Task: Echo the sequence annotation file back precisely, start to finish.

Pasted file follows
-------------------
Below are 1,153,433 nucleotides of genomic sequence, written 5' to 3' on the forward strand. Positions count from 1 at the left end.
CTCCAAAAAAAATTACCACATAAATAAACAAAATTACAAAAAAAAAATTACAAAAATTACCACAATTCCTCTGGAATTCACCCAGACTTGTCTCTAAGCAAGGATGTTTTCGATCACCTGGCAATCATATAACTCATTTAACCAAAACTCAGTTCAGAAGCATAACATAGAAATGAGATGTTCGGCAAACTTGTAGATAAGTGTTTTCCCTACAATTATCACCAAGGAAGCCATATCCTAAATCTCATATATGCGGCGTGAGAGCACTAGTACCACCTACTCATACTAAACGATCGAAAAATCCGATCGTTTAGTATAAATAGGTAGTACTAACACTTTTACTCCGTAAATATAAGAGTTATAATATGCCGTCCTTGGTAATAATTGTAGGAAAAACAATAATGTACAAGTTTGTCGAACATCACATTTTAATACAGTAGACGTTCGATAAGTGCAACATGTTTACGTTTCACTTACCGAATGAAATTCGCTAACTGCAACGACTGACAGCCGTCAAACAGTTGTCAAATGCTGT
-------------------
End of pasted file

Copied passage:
Below are 1,153,433 nucleotides of genomic sequence, written 5' to 3' on the forward strand. Positions count from 1 at the left end.
CTCCAAAAAAAATTACCACATAAATAAACAAAATTACAAAAAAAAAATTACAAAAATTACCACAATTCCTCTGGAATTCACCCAGACTTGTCTCTAAGCAAGGATGTTTTCGATCACCTGGCAATCATATAACTCATTTAACCAAAACTCAGTTCAGAAGCATAACATAGAAATGAGATGTTCGGCAAACTTGTAGATAAGTGTTTTCCCTACAATTATCACCAAGGAAGCCATATCCTAAATCTCATATATGCGGCGTGAGAGCACTAGTACCACCTACTCATACTAAACGATCGAAAAATCCGATCGTTTAGTATAAATAGGTAGTACTAACACTTTTACTCCGTAAATATAAGAGTTATAATATGCCGTCCTTGGTAATAATTGTAGGAAAAACAATAATGTACAAGTTTGTCGAACATCACATTTTAATACAGTAGACGTTCGATAAGTGCAACATGTTTACGTTTCACTTACCGAATGAAATTCGCTAACTGCAACGACTGACAGCCGTCAAACAGTTGTCAAATGCTGT